Clermont, 11x14:

Located on the Clermont State Historic Site are several gardens.  The watercolor below is the gate leading into, and from, on such a space.

The Gate:

Perhaps no exercise is more invigorating, or rewarding, than a purposed stroll on a crisp, autumn day.  The watercolor below is:

Autumn walk:

Catskill Rivers:  Catskill rivers have long inspired artists, anglers, and woodsmen entrepreneurs alike, lest we not forget the thirsty needs of New York City residents.  The locales of both watercolors below are found upriver of two New York City Catskill reservoirs.  One is a stream with many names, included in Richard Lionel De Lisser’s Picturesque Ulster as Cascade Brook.  While an image of the second graces the cover of Ed van Put’s celebrated masterpiece Trout Fishing in the Catskills, and was home to such legendary anglers as Theodore Gordon and Edward R. Hewitt.

Upper falls, Cascade Brook:

West Branch Neversink:

Tuesday, August 8, 2017

At the river’s edge:  Upstream, perhaps a connotation of flowing water, moving in one direction, always in motion, no matter what.  Sometimes currents are clear and gentle; at other times they may be turbid or irritated.  In November of 2016 when the latter happened NYS Department of Environmental Conservation (DEC) closed the Shandaken Tunnel due to muddy discharges into Esopus Creek.  DEC took this measure to protect spawning brown trout, and DEC prohibited fishing in the Esopus, below its junction with the Tunnel.

However, some anglers still yearned to fish, so they ventured upstream of the Tunnel, to continue enjoying the Esopus Creek where fishing was allowed. 

In his excellent book of angling stories--- At the River’s Edge, Jerry Kustich wrote the following, “And, above all, I will continue to follow the road that leads to water, because I believe---with all my heart--- that everything does make sense at the river’s edge.”

The watercolor below is at the river’s edge, looking upstream into the Esopus, behind the Shandaken Town Hall.


Monday, July 24, 2017

Recent watercolors:  Below are several recent watercolors, of several places forever changed in 2011 by Hurricane Irene.  Some of these images are now only burnt into the fabric of one’s mind, a digital Jpeg file, or perhaps the brushstrokes of an artist’s painting.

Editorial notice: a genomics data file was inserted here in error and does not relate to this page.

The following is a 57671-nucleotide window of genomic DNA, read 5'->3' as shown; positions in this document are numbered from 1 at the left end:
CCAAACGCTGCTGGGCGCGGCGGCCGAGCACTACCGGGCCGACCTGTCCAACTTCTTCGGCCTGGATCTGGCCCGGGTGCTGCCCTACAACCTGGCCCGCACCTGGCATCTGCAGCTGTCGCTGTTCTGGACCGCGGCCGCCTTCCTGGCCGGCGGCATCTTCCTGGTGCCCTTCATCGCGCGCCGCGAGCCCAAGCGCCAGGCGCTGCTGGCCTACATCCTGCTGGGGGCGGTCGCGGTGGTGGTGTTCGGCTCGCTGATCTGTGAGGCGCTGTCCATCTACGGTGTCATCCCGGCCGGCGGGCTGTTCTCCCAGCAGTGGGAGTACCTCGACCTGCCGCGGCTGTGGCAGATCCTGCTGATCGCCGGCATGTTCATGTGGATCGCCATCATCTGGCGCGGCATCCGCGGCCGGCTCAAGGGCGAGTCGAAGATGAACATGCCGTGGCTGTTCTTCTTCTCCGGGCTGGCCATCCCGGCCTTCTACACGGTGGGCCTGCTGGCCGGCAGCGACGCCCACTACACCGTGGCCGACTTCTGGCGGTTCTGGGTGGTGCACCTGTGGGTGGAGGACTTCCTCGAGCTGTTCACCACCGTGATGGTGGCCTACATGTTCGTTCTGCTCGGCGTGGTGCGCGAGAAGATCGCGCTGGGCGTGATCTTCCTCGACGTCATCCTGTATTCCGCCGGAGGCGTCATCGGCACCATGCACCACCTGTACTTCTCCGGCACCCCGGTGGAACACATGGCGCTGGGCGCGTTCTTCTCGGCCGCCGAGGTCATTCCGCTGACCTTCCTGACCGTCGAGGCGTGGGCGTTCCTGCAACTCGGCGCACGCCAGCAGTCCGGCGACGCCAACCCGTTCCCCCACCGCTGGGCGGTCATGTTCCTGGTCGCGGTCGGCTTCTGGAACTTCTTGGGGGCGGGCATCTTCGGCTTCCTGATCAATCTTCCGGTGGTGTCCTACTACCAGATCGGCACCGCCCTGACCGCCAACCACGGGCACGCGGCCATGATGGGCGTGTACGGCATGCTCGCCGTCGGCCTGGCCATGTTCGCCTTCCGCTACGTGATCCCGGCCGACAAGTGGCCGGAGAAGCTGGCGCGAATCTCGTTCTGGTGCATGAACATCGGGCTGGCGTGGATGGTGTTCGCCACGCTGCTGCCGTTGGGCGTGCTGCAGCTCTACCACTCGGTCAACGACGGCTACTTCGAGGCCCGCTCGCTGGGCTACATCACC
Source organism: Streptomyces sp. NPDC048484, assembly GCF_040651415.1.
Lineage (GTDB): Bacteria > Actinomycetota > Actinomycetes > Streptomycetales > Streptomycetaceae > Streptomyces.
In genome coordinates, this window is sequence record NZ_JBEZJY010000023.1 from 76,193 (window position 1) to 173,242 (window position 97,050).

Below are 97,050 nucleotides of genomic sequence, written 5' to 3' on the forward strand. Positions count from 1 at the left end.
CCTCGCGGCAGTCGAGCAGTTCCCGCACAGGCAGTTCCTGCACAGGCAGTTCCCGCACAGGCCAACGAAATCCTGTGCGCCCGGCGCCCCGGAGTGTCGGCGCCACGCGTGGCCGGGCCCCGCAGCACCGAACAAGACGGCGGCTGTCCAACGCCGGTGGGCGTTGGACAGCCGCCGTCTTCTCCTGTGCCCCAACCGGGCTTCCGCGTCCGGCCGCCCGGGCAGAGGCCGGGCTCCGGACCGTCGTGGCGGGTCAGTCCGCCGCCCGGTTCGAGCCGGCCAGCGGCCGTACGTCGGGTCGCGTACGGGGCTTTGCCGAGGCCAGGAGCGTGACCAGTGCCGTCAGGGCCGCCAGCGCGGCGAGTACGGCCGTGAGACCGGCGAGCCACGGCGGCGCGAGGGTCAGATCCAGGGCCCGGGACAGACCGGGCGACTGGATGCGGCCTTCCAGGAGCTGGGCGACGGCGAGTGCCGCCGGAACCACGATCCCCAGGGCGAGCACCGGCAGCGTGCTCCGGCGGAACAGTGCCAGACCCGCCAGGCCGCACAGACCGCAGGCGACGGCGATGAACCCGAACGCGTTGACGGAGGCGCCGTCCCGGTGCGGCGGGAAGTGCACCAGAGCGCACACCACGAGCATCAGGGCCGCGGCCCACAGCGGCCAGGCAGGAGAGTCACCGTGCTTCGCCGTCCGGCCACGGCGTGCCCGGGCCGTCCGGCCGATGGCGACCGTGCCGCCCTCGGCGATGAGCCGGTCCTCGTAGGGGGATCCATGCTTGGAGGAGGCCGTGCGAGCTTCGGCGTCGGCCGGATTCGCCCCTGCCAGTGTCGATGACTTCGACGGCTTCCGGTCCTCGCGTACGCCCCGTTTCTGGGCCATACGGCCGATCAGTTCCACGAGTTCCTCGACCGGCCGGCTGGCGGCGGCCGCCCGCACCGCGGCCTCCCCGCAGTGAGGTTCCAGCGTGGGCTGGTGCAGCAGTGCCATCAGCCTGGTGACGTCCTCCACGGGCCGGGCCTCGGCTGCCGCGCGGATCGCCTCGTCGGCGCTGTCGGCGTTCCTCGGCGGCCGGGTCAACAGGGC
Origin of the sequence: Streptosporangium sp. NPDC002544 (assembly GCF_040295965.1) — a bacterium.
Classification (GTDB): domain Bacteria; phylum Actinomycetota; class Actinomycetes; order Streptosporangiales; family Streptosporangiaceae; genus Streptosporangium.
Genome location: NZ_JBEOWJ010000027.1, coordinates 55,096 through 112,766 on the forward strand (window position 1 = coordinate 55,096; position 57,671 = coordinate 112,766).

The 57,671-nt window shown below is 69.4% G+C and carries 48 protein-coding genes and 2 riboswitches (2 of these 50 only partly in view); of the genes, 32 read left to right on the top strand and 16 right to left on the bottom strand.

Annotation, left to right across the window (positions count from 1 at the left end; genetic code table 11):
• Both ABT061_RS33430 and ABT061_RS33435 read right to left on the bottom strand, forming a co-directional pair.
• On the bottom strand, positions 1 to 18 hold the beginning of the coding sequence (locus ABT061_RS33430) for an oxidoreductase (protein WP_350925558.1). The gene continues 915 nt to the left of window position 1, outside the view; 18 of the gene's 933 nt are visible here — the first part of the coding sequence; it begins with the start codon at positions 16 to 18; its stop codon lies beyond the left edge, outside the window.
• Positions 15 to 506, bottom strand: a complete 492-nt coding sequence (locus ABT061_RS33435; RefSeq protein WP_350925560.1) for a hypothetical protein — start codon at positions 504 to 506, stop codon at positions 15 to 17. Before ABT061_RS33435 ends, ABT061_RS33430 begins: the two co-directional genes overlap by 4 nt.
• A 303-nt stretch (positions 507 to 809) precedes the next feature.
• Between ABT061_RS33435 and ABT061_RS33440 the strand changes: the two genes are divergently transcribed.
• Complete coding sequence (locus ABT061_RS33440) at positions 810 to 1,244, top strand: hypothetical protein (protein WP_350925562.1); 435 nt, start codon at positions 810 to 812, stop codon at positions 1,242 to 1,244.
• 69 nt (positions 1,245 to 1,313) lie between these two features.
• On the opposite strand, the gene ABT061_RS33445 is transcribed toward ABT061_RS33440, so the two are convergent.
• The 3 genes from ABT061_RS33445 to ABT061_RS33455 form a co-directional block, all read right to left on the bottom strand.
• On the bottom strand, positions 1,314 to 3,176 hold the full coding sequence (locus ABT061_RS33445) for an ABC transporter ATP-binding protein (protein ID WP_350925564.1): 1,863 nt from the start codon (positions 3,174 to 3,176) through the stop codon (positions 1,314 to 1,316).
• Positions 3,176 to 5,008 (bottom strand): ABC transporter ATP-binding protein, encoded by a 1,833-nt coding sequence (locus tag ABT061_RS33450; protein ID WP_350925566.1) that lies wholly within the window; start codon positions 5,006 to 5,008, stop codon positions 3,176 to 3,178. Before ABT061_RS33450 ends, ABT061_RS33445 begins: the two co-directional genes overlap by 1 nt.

The Haunted House Pool is located on the West Branch of the Neversink at Frost Valley.  The logging bridge serves as a gateway to the Western Model Forest.  Sadly this pool is only a shadow of itself these days.

Haunted House Pool:

This U&D 30 bridge was built in the early 1900s, and at one time crossed the Esopus Creek downstream of NYC’s Five Arch Bridge and upstream of the Ashokan Reservoir and Chimney Hole.  Not only was it a favorite spot for anglers, but local high school students might sometimes be found jumping from it, into the cool waters of the Esopus Creek below.


White Pond dates back to c1990 and is located at Frost Valley YMCA.  It was dug out by the Ulster County Highway Department, in need of gravel to repair UC 47.  Its construction was a win-win for all involved as it soon became one of the finest wild brook trout ponds in all of the Catskills.  Hurricane Irene forever changed that.

White Pond summer:

Most of the upper reaches of the Neversink are heavily posted, however there is a very small parcel of NYS Forest Preserve to be found on the East Branch of the Neversink.  The landscape of the East Branch below was the outcome of a “plein air - date day”, where one individual painted while the other flyfished for trout.

Date day:

Saturday, June 24, 2017

Old landmarks:  The watercolors below portray old landmarks, no longer to be found.

The Keene Valley red barn was once located in the Adirondacks near the intersections of Routes 73 and 9N with a High Peaks backdrop.  It was built in the 1950s by Reginald Whitney and used to house cows.  In December of 2016 it was taken down by the NYS Department of Environmental Conservation after being declared a hazard.

Keene Valley red barn (sold):

The Bush Kill pump house was once located in the Catskills in West Shokan, NY on the Bush Kill Creek, a tributary to the Ashokan Reservoir.  Hurricane Irene, an historic weather event that took its toll on the Esopus Creek river valley, carried away the old stone building.

Bush Kill pump house (Sold):